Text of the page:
The 2019 NFL Draft is in the books and we now have a pretty good idea of what the San Francisco 49ers will look like this upcoming campaign. Overall, John Lynch and Kyle Shanahan did a good job of adding talent throughout the offseason, and it's hard not to be at least a little optimistic that fortunes are about to improve for a team that's seemed to be snake bitten the past couple of years. Here are my thoughts as to where things currently stand with the Niners:

1) Nick Bosa was the right pick. There was some debate as to whether the 49ers would go with the Ohio State star or Alabama's Quinnen Williams, but in the end the edge rusher won out. What the addition of Bosa does is bring in another edge player who has the ability to wreck a game and also close out wins. Bosa has a high motor, works hard and is a student of the game. Barring injury, he'll at worst be a good NFL player, and has the ceiling to be an elite threat.

Now, San Francisco has a complete and devastating defensive line with Bosa, Dee Ford, DeForest Buckner, Arik Armstead, and Solomon Thomas. It also has depth with the likes of D.J. Jones, Sheldon Day, Ronald Blair and Kentavius Street. The last time the Niners had at least three players with 10 or more sacks in a season was back in 1997 when Dana Stubblefield (15), Chris Doleman (12) and Kevin Greene (10.5) accomplished the feat. It's not crazy to think that Bosa, Ford and Buckner have a chance to do it again.

2) There was a lot of talk about the team addressing the secondary, but they didn't do so until the sixth-round when Virginia cornerback Tim Harris was selected. The reason Lynch and company didn't make a move earlier to improve the back end of the defense is because San Francisco had already invested five picks on the secondary in the 2017 and 2018 drafts. At some point, you have to stay the course and let the young guys develop. It doesn't make sense to keep drafting the same position over and over when you're still unsure as to what you actually have there in the first place.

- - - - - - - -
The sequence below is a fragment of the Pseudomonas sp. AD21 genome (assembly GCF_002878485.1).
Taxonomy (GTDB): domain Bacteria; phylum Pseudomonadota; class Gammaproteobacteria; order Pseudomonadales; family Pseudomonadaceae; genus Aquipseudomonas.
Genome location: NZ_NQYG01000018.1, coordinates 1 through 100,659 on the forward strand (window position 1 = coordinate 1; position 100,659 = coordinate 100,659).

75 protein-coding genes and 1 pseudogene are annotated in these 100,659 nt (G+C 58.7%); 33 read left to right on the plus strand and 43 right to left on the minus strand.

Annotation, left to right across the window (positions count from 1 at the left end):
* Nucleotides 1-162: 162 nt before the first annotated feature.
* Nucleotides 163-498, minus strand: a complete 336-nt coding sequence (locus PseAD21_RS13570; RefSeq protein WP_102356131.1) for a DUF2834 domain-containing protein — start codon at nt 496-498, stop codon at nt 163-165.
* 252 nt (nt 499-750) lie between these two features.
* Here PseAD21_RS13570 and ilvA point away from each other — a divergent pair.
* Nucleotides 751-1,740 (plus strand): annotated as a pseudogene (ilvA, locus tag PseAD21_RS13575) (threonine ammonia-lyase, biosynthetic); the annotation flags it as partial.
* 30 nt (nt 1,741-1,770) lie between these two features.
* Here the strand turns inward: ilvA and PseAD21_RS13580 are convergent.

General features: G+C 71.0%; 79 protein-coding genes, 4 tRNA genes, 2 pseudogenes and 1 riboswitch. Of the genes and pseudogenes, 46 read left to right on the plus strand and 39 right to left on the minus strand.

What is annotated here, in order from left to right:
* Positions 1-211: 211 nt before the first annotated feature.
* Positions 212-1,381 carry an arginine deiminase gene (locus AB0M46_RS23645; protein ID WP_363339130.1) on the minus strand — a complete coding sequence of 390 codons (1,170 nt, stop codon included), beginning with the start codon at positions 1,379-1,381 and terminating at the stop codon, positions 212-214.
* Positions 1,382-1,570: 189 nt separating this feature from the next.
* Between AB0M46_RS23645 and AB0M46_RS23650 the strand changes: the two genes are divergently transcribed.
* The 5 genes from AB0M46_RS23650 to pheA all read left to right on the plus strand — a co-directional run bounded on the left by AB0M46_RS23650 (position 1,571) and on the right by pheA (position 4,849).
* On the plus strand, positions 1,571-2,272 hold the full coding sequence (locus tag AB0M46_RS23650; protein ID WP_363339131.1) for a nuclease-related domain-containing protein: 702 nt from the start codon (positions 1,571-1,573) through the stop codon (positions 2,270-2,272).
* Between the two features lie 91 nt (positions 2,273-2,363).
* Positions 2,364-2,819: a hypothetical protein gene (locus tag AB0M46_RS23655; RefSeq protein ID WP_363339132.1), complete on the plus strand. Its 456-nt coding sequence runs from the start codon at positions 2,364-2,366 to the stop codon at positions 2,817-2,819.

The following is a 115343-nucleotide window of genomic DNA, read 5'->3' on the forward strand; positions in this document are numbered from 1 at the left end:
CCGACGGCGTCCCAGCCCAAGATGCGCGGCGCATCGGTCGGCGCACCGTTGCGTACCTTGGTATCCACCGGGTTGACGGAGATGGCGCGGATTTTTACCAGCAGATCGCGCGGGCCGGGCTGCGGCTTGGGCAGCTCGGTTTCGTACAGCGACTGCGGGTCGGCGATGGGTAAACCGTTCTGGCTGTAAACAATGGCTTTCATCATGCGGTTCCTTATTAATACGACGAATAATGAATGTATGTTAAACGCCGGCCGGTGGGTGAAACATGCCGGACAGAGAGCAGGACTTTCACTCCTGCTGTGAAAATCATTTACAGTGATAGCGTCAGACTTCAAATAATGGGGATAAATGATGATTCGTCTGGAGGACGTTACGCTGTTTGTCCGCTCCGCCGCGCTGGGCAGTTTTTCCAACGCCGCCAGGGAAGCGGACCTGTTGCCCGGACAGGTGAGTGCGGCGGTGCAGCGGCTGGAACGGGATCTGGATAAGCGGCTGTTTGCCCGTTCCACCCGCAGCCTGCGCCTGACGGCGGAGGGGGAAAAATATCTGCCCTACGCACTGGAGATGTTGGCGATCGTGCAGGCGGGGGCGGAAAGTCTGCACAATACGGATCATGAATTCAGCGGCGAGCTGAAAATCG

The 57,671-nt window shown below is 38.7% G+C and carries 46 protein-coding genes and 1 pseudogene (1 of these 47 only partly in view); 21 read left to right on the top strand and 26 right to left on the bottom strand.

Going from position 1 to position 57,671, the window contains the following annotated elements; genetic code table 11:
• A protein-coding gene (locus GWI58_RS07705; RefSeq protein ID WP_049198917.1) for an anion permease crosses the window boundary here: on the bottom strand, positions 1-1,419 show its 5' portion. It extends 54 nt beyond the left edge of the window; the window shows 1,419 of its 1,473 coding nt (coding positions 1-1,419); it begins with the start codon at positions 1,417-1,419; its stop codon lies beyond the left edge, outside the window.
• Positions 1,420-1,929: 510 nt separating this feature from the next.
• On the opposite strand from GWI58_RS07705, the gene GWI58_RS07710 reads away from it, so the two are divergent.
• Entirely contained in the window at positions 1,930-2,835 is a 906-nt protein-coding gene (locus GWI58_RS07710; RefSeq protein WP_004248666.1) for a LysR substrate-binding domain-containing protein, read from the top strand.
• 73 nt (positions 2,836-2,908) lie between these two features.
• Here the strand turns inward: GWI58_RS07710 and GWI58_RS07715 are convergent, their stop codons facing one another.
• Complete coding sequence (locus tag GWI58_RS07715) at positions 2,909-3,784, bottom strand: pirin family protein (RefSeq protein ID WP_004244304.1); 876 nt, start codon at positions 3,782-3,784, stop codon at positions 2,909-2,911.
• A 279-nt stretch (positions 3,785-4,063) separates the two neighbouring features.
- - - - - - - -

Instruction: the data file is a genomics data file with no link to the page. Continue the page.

Could this approach backfire? Absolutely. Richard Sherman is a year older and beyond him cornerback is nothing but question marks. There's also uncertainty at safety as Jaquiski Tartt and Jimmie Ward can't stay on the field. Unless those two have spent the offseason getting Adamantium injected into their bodies, safety could be another revolving door situation in 2019.

3) The interior of the offensive line worries me, and it should worry you too. The 49ers gave up 125 quarterback hits last season (second worst in the NFL) and a lot of that was due to the inconsistent play at guard and center. Jimmy Garoppolo alone was sacked 13 times and hit a total of 22 times in three starts in 2018. It's unacceptable to have your quarterback take that kind of punishment.

The health of center Weston Richburg is something to watch here, as he battled injuries throughout last season. A return to form for him could have a ripple effect on the entire line, and sure up what appears to be a weak link at the moment. San Francisco did sign undrafted free agent Ross Reynolds from Iowa and also former Atlanta Falcon Ben Garland as competition at guard, but right now it's hard to see either of those players making a significant contribution. The recently released Brandon Fusco, who started all 16 games for the 49ers in 2017, could be a name to watch if the team is considering bringing in more competition.